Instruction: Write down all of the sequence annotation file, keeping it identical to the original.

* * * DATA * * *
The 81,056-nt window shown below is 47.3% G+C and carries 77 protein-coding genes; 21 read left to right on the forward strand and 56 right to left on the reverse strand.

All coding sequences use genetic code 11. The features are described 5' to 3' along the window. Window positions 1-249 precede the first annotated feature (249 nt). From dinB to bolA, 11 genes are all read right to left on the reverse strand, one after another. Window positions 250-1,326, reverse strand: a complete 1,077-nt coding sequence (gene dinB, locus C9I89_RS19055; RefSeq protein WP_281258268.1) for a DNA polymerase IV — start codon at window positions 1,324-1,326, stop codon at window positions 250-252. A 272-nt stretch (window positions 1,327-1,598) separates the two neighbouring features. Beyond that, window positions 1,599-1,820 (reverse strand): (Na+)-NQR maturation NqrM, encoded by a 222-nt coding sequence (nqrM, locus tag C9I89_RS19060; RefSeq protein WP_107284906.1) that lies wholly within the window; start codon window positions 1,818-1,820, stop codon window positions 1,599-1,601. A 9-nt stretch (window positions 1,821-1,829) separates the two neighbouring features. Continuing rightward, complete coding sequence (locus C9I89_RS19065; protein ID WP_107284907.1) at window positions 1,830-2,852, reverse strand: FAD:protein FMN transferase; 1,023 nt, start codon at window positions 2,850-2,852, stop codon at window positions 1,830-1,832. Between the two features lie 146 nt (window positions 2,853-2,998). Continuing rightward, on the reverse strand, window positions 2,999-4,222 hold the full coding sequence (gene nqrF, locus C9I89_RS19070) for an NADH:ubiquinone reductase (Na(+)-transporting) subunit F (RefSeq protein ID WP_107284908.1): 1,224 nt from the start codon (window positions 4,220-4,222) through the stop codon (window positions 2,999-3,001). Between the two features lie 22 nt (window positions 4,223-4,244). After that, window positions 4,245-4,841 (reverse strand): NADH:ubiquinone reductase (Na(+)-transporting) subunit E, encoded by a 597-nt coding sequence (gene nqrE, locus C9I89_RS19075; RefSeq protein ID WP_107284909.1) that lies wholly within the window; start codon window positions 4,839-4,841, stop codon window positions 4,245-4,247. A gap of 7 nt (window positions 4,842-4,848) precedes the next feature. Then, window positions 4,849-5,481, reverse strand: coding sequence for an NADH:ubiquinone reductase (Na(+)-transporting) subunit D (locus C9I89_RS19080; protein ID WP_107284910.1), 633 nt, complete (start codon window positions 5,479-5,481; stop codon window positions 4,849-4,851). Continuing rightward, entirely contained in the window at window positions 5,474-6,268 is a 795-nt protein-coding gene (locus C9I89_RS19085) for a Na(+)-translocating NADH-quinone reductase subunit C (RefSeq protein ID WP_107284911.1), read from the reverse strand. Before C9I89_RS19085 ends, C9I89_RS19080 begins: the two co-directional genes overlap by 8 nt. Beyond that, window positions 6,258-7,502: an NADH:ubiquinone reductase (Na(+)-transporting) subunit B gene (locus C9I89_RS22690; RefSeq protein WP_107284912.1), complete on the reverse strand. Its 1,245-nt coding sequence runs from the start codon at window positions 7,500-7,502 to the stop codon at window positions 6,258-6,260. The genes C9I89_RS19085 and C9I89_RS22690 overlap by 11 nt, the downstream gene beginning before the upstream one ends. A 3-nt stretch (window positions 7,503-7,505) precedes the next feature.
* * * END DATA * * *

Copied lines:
The 81,056-nt window shown below is 47.3% G+C and carries 77 protein-coding genes; 21 read left to right on the forward strand and 56 right to left on the reverse strand.

All coding sequences use genetic code 11. The features are described 5' to 3' along the window. Window positions 1-249 precede the first annotated feature (249 nt). From dinB to bolA, 11 genes are all read right to left on the reverse strand, one after another. Window positions 250-1,326, reverse strand: a complete 1,077-nt coding sequence (gene dinB, locus C9I89_RS19055; RefSeq protein WP_281258268.1) for a DNA polymerase IV — start codon at window positions 1,324-1,326, stop codon at window positions 250-252. A 272-nt stretch (window positions 1,327-1,598) separates the two neighbouring features. Beyond that, window positions 1,599-1,820 (reverse strand): (Na+)-NQR maturation NqrM, encoded by a 222-nt coding sequence (nqrM, locus tag C9I89_RS19060; RefSeq protein WP_107284906.1) that lies wholly within the window; start codon window positions 1,818-1,820, stop codon window positions 1,599-1,601. A 9-nt stretch (window positions 1,821-1,829) separates the two neighbouring features. Continuing rightward, complete coding sequence (locus C9I89_RS19065; protein ID WP_107284907.1) at window positions 1,830-2,852, reverse strand: FAD:protein FMN transferase; 1,023 nt, start codon at window positions 2,850-2,852, stop codon at window positions 1,830-1,832. Between the two features lie 146 nt (window positions 2,853-2,998). Continuing rightward, on the reverse strand, window positions 2,999-4,222 hold the full coding sequence (gene nqrF, locus C9I89_RS19070) for an NADH:ubiquinone reductase (Na(+)-transporting) subunit F (RefSeq protein ID WP_107284908.1): 1,224 nt from the start codon (window positions 4,220-4,222) through the stop codon (window positions 2,999-3,001). Between the two features lie 22 nt (window positions 4,223-4,244). After that, window positions 4,245-4,841 (reverse strand): NADH:ubiquinone reductase (Na(+)-transporting) subunit E, encoded by a 597-nt coding sequence (gene nqrE, locus C9I89_RS19075; RefSeq protein ID WP_107284909.1) that lies wholly within the window; start codon window positions 4,839-4,841, stop codon window positions 4,245-4,247. A gap of 7 nt (window positions 4,842-4,848) precedes the next feature. Then, window positions 4,849-5,481, reverse strand: coding sequence for an NADH:ubiquinone reductase (Na(+)-transporting) subunit D (locus C9I89_RS19080; protein ID WP_107284910.1), 633 nt, complete (start codon window positions 5,479-5,481; stop codon window positions 4,849-4,851). Continuing rightward, entirely contained in the window at window positions 5,474-6,268 is a 795-nt protein-coding gene (locus C9I89_RS19085) for a Na(+)-translocating NADH-quinone reductase subunit C (RefSeq protein ID WP_107284911.1), read from the reverse strand. Before C9I89_RS19085 ends, C9I89_RS19080 begins: the two co-directional genes overlap by 8 nt. Beyond that, window positions 6,258-7,502: an NADH:ubiquinone reductase (Na(+)-transporting) subunit B gene (locus C9I89_RS22690; RefSeq protein WP_107284912.1), complete on the reverse strand. Its 1,245-nt coding sequence runs from the start codon at window positions 7,500-7,502 to the stop codon at window positions 6,258-6,260. The genes C9I89_RS19085 and C9I89_RS22690 overlap by 11 nt, the downstream gene beginning before the upstream one ends. A 3-nt stretch (window positions 7,503-7,505) precedes the next feature.